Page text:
Cyndi Lauper wrote “Kinky Boots” from Stamford loft
STAMFORD — The most interesting room in award-winning singer and songwriter Cyndi Lauper’s North Stamford estate is a small wood-paneled loft above the garage.
The edgy pop star from Queens — whose breakout 1980s hit “Girls Just Want to Have Fun” catapulted her to the top of music charts — wrote several albums there, before signing on to create the score for “Kinky Boots” on Broadway in 2010.
Her studio looks like a roped-off salon in a museum, with Lauper’s platinum records accenting the wall above her soundboard and a throw pillow airbrushed with her likeness perched perfectly on a love seat.
But the creativity that came out of that 360-square-foot space was palpable as the sun peeked through the windows and shone a natural spotlight on the leather office chair where Lauper sat while writing and remixing recordings.
“She would spend a lot of time in here writing and recording,” said Michael Leventhal, the Berkshire Hathaway New England realtor who is listing Lauper’s 1.6-acre estate at 250 Saddle Hill Rd. for $1.25 million.
Lauper, an Emmy, Grammy and Tony award-winning artist, bought the home as a retreat and creative haven in 1986 during the height of her fame following the release of “True Colors” that year.
In the main house, Lauper surrounded herself with ornate art. The ceiling in the great room features hand-painted stenciling, a breakfast nook in the kitchen features a train car bench imported from Paris and the master bathroom is adorned with mosaics made from imported French tiling.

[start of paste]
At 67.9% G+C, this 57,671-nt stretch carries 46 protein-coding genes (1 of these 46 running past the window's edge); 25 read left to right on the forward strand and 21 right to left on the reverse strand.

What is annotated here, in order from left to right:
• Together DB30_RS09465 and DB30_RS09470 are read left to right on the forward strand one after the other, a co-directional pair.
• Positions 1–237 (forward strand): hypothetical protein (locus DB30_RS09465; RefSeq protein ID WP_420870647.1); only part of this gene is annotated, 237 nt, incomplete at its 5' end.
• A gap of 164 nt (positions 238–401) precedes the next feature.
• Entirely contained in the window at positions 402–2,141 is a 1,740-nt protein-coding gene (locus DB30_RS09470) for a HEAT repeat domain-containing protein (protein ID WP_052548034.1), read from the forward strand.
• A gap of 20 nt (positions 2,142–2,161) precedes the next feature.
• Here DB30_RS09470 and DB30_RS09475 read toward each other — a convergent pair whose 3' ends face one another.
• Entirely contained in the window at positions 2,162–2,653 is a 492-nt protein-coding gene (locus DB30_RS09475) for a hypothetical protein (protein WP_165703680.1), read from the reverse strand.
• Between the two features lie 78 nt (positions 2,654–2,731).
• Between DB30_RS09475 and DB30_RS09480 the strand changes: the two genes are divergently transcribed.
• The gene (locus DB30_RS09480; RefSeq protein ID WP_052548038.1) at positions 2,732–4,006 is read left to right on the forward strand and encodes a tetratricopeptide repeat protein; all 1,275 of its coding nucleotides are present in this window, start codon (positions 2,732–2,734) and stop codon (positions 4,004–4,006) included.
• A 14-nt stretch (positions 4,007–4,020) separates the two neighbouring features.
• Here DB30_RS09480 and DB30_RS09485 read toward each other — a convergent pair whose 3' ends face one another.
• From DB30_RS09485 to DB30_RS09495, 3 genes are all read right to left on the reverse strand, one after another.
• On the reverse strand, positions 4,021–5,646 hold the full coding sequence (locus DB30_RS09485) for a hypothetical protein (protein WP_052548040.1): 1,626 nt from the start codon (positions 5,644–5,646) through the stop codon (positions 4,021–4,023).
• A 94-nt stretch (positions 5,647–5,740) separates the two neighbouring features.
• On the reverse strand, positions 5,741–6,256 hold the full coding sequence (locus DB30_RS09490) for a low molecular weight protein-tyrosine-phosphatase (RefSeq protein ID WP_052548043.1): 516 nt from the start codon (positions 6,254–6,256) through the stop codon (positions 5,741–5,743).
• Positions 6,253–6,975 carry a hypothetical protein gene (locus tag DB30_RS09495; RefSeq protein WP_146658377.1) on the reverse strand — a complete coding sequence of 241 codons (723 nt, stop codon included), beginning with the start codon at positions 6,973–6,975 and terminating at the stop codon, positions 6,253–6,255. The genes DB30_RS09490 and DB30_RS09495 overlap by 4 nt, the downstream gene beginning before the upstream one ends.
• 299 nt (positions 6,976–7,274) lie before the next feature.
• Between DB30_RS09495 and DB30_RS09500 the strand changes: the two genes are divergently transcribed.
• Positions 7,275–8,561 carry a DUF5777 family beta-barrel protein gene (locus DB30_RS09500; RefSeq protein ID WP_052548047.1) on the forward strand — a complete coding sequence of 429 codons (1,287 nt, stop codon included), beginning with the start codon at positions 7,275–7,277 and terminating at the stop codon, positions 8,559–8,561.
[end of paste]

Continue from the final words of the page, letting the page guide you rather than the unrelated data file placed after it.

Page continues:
Lauper’s husband, actor David Thornton, told the Wall Street Journal that the estate was a place for “her, a girl from Queens, to get away into the woods.”
“It was a real creative place for her to get away and write and record,” Thornton told the Journal.
Thornton and Lauper also spent most of the school year at the North Stamford home as their son excelled on an ice hockey team in Connecticut, Leventhal said, standing in the now 19-year-old’s room, still adorned with memorabilia.
When Lauper bought the house in 1986, she wanted it to feel like a French country home, Leventhal said. She commissioned several renovations and installed four etched-glass doors, imported from Paris.
In the great room, vaulted ceilings are framed by large wooden beams and embellished with pale pink and green stenciling, hand-painted by an artist that Lauper brought in from Italy.
The front door, a massive wooden double-door with ornate iron work, is a 19th century piece imported from England. The outside of the home is adorned with fieldstone, topped by a sloping French country-style roof.
A sprawling partial wrap-around stone terrace overlooks the back yard and kidney-shaped swimming pool. The pool deck is built into the side of a ravine, which sharply drops off and leads down into a lake.
Tall trees and thick shrubbery obscure the neighboring properties, making the property feel almost remote.
“She wanted this to feel like a getaway,” Leventhal said.
As Lauper’s son focuses on a music career of his own, pursuing the hip-hop scene in New York City, she is ready to relocate more permanently to Manhattan, Leventhal said.